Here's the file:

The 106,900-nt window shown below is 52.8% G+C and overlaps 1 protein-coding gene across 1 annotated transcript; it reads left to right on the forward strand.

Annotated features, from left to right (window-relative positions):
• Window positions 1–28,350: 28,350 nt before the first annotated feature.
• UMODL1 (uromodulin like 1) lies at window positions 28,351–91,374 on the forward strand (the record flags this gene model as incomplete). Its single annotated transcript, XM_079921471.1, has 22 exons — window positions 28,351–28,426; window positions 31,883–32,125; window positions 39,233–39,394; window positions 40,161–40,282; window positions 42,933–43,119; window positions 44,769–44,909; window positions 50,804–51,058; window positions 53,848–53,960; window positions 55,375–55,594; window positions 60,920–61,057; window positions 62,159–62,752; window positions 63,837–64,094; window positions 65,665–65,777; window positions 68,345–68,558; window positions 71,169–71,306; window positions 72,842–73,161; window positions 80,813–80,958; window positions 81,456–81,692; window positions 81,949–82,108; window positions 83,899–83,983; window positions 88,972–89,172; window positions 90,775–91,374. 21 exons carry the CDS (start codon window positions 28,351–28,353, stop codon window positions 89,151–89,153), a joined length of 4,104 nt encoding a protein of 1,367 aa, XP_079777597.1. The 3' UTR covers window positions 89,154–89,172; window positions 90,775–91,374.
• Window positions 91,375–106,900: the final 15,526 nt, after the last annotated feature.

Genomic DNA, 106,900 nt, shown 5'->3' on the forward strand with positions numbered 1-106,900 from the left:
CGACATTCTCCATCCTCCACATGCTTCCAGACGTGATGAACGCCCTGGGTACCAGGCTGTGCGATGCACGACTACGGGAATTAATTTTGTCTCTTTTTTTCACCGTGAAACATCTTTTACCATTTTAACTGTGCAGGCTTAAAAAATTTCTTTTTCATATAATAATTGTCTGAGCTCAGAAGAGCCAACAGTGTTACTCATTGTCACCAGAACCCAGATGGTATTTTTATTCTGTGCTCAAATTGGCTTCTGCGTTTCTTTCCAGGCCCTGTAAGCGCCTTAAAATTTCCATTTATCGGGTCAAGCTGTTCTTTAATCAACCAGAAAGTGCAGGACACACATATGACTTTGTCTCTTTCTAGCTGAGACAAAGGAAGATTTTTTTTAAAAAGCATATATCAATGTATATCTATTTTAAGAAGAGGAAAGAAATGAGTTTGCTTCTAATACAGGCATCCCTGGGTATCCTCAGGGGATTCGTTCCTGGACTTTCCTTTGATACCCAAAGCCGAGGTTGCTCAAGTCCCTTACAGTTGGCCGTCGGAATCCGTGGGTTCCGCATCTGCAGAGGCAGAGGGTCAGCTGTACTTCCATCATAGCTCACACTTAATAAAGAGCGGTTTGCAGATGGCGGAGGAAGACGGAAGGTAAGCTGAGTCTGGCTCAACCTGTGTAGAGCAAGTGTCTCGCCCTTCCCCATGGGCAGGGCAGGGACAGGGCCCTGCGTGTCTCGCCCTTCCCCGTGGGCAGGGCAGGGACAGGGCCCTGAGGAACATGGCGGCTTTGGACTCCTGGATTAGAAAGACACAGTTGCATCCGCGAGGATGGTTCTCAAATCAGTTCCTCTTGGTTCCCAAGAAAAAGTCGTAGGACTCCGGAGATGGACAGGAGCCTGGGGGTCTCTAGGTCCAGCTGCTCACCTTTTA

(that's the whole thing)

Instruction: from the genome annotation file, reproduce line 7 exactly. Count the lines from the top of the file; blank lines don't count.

CGACATTCTCCATCCTCCACATGCTTCCAGACGTGATGAACGCCCTGGGTACCAGGCTGTGCGATGCACGACTACGGGAATTAATTTTGTCTCTTTTTTTCACCGTGAAACATCTTTTACCATTTTAACTGTGCAGGCTTAAAAAATTTCTTTTTCATATAATAATTGTCTGAGCTCAGAAGAGCCAACAGTGTTACTCATTGTCACCAGAACCCAGATGGTATTTTTATTCTGTGCTCAAATTGGCTTCTGCGTTTCTTTCCAGGCCCTGTAAGCGCCTTAAAATTTCCATTTATCGGGTCAAGCTGTTCTTTAATCAACCAGAAAGTGCAGGACACACATATGACTTTGTCTCTTTCTAGCTGAGACAAAGGAAGATTTTTTTTAAAAAGCATATATCAATGTATATCTATTTTAAGAAGAGGAAAGAAATGAGTTTGCTTCTAATACAGGCATCCCTGGGTATCCTCAGGGGATTCGTTCCTGGACTTTCCTTTGATACCCAAAGCCGAGGTTGCTCAAGTCCCTTACAGTTGGCCGTCGGAATCCGTGGGTTCCGCATCTGCAGAGGCAGAGGGTCAGCTGTACTTCCATCATAGCTCACACTTAATAAAGAGCGGTTTGCAGATGGCGGAGGAAGACGGAAGGTAAGCTGAGTCTGGCTCAACCTGTGTAGAGCAAGTGTCTCGCCCTTCCCCATGGGCAGGGCAGGGACAGGGCCCTGCGTGTCTCGCCCTTCCCCGTGGGCAGGGCAGGGACAGGGCCCTGAGGAACATGGCGGCTTTGGACTCCTGGATTAGAAAGACACAGTTGCATCCGCGAGGATGGTTCTCAAATCAGTTCCTCTTGGTTCCCAAGAAAAAGTCGTAGGACTCCGGAGATGGACAGGAGCCTGGGGGTCTCTAGGTCCAGCTGCTCACCTTTTA